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Front Zool. 2012 Oct 4;9(1):25. doi: 10.1186/1742-9994-9-25.

Histone acetylation mediates epigenetic regulation of transcriptional reprogramming in insects during metamorphosis, wounding and infection.

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Department of Bioresources, Fraunhofer Institute of Molecular Biology and Applied Ecology, Winchester Str, 2, Giessen, 35395, Germany.



Gene expression in eukaryotes is regulated by histone acetylation/deacetylation, an epigenetic process mediated by histone acetyltransferases (HATs) and histone deacetylases (HDACs) whose opposing activities are tightly regulated. The acetylation of histones by HATs increases DNA accessibility and promotes gene expression, whereas the removal of acetyl groups by HDACs has the opposite effect.


We explored the role of HDACs and HATs in epigenetic reprogramming during metamorphosis, wounding and infection in the lepidopteran model host Galleria mellonella. We measured the expression of genes encoding components of HATs and HDACs to monitor the transcriptional activity of each enzyme complex and found that both enzymes were upregulated during pupation. Specific HAT inhibitors were able to postpone pupation and to reduce insect survival following wounding, whereas HDAC inhibitors accelerated pupation and increased survival. The administration of HDAC inhibitors modulated the expression of effector genes with key roles in tissue remodeling (matrix metalloproteinase), the regulation of sepsis (inhibitor of metalloproteinases from insects) and host defense (antimicrobial peptides), and simultaneously induced HAT activity, suggesting that histone acetylation is regulated by a feedback mechanism. We also discovered that both the entomopathogenic fungus Metarhizium anisopliae and the human bacterial pathogen Listeria monocytogenes can delay metamorphosis in G. mellonella by skewing the HDAC/HAT balance.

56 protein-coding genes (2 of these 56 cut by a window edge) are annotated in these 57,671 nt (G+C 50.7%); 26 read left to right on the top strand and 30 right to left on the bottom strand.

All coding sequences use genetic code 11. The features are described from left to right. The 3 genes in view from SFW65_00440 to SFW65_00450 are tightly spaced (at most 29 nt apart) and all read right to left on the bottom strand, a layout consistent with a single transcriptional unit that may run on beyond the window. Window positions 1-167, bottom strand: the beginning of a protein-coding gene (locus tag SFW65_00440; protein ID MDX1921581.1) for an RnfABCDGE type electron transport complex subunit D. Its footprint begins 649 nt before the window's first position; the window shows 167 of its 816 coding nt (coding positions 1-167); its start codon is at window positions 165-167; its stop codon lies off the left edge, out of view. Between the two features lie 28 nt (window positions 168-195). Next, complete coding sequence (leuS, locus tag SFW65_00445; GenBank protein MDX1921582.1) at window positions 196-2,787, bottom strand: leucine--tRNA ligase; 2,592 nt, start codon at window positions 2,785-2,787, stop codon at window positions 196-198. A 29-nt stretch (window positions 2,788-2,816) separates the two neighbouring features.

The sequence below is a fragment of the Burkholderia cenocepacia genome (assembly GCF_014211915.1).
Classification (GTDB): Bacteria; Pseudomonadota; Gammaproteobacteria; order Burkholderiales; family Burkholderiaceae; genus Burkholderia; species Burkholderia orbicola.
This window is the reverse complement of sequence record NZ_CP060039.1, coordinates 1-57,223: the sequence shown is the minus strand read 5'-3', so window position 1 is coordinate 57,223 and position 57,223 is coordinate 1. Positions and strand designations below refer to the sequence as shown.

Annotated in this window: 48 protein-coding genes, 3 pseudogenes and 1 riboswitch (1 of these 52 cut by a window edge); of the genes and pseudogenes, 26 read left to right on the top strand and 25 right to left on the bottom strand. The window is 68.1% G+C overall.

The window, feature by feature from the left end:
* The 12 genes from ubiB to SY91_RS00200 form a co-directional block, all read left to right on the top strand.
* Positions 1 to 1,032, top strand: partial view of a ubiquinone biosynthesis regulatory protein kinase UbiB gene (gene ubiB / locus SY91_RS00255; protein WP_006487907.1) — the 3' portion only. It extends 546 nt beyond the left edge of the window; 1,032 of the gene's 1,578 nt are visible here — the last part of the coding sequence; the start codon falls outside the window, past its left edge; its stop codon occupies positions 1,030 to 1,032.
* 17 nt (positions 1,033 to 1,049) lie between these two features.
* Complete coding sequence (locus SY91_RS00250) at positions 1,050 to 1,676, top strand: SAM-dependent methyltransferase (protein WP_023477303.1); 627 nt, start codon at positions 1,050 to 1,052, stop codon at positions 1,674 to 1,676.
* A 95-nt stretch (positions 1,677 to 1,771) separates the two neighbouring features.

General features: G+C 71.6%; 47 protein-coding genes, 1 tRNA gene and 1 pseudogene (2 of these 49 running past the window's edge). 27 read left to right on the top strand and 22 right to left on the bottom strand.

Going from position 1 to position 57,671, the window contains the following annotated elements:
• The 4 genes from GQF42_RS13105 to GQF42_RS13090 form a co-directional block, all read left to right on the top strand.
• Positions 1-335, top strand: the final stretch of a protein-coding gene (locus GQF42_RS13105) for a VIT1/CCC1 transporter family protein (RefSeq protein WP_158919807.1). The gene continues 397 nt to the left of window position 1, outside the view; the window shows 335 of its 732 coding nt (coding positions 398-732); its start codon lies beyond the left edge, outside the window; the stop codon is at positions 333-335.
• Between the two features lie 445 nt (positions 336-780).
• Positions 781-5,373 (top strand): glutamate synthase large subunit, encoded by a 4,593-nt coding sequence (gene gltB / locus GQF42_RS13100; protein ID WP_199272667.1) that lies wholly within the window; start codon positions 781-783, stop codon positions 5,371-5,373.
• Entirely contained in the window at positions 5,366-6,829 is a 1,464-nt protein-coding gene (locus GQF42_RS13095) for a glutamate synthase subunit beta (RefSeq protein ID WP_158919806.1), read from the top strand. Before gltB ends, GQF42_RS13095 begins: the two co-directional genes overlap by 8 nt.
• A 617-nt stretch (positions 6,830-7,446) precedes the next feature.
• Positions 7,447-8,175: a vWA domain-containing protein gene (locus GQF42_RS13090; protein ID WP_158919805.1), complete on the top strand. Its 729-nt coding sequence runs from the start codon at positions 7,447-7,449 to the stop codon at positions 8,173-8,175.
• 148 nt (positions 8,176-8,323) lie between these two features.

Our study provides for the first evidence that pathogenic bacteria can interfere with the regulation of HDACs and HATs in insects which appear to manipulate host immunity and development. We conclude that histone acetylation/deacetylation in insects mediates transcriptional reprogramming during metamorphosis and in response to wounding and infection.

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